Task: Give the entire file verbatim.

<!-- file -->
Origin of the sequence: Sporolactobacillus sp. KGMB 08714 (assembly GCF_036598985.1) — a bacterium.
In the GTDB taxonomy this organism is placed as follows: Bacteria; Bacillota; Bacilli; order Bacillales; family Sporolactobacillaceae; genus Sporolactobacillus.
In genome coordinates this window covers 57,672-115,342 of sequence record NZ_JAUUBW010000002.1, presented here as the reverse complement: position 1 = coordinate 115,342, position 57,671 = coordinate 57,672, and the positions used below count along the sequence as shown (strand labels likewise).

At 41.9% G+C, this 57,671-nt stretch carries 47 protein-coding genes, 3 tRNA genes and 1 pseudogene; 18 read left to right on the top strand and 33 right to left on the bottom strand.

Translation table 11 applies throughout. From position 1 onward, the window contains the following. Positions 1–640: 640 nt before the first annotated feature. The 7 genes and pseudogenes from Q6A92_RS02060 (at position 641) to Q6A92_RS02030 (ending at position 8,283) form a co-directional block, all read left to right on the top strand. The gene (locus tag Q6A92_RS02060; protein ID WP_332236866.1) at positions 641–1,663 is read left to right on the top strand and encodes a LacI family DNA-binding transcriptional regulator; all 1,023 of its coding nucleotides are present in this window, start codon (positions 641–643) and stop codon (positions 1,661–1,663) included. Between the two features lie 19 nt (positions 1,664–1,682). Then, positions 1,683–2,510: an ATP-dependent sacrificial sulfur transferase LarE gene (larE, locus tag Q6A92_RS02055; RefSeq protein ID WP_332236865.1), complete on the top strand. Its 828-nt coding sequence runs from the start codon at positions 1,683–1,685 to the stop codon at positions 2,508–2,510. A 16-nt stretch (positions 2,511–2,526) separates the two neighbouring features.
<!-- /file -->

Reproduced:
Origin of the sequence: Sporolactobacillus sp. KGMB 08714 (assembly GCF_036598985.1) — a bacterium.
In the GTDB taxonomy this organism is placed as follows: Bacteria; Bacillota; Bacilli; order Bacillales; family Sporolactobacillaceae; genus Sporolactobacillus.
In genome coordinates this window covers 57,672-115,342 of sequence record NZ_JAUUBW010000002.1, presented here as the reverse complement: position 1 = coordinate 115,342, position 57,671 = coordinate 57,672, and the positions used below count along the sequence as shown (strand labels likewise).

At 41.9% G+C, this 57,671-nt stretch carries 47 protein-coding genes, 3 tRNA genes and 1 pseudogene; 18 read left to right on the top strand and 33 right to left on the bottom strand.

Translation table 11 applies throughout. From position 1 onward, the window contains the following. Positions 1–640: 640 nt before the first annotated feature. The 7 genes and pseudogenes from Q6A92_RS02060 (at position 641) to Q6A92_RS02030 (ending at position 8,283) form a co-directional block, all read left to right on the top strand. The gene (locus tag Q6A92_RS02060; protein ID WP_332236866.1) at positions 641–1,663 is read left to right on the top strand and encodes a LacI family DNA-binding transcriptional regulator; all 1,023 of its coding nucleotides are present in this window, start codon (positions 641–643) and stop codon (positions 1,661–1,663) included. Between the two features lie 19 nt (positions 1,664–1,682). Then, positions 1,683–2,510: an ATP-dependent sacrificial sulfur transferase LarE gene (larE, locus tag Q6A92_RS02055; RefSeq protein ID WP_332236865.1), complete on the top strand. Its 828-nt coding sequence runs from the start codon at positions 1,683–1,685 to the stop codon at positions 2,508–2,510. A 16-nt stretch (positions 2,511–2,526) separates the two neighbouring features.